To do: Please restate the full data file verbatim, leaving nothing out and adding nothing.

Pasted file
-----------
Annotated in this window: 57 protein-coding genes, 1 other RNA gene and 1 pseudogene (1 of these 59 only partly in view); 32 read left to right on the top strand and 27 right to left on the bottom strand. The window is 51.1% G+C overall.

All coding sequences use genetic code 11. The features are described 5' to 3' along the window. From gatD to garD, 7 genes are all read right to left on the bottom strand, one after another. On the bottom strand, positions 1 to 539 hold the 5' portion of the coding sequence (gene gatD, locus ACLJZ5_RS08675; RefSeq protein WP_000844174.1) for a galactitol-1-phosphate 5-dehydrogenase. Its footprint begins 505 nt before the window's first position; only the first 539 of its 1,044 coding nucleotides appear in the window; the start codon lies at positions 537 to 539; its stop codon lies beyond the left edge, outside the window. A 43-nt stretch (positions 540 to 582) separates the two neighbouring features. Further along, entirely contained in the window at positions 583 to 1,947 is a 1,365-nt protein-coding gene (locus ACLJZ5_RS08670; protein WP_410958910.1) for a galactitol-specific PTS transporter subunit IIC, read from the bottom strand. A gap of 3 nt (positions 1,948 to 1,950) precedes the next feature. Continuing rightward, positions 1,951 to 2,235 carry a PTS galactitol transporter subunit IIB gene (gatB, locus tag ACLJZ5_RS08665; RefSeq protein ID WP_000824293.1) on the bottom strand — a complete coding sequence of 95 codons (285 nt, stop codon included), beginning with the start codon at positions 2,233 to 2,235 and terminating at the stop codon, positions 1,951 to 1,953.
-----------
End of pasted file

Annotated in this window: 57 protein-coding genes, 1 other RNA gene and 1 pseudogene (1 of these 59 only partly in view); 32 read left to right on the top strand and 27 right to left on the bottom strand. The window is 51.1% G+C overall.

All coding sequences use genetic code 11. The features are described 5' to 3' along the window. From gatD to garD, 7 genes are all read right to left on the bottom strand, one after another. On the bottom strand, positions 1 to 539 hold the 5' portion of the coding sequence (gene gatD, locus ACLJZ5_RS08675; RefSeq protein WP_000844174.1) for a galactitol-1-phosphate 5-dehydrogenase. Its footprint begins 505 nt before the window's first position; only the first 539 of its 1,044 coding nucleotides appear in the window; the start codon lies at positions 537 to 539; its stop codon lies beyond the left edge, outside the window. A 43-nt stretch (positions 540 to 582) separates the two neighbouring features. Further along, entirely contained in the window at positions 583 to 1,947 is a 1,365-nt protein-coding gene (locus ACLJZ5_RS08670; protein WP_410958910.1) for a galactitol-specific PTS transporter subunit IIC, read from the bottom strand. A gap of 3 nt (positions 1,948 to 1,950) precedes the next feature. Continuing rightward, positions 1,951 to 2,235 carry a PTS galactitol transporter subunit IIB gene (gatB, locus tag ACLJZ5_RS08665; RefSeq protein ID WP_000824293.1) on the bottom strand — a complete coding sequence of 95 codons (285 nt, stop codon included), beginning with the start codon at positions 2,233 to 2,235 and terminating at the stop codon, positions 1,951 to 1,953.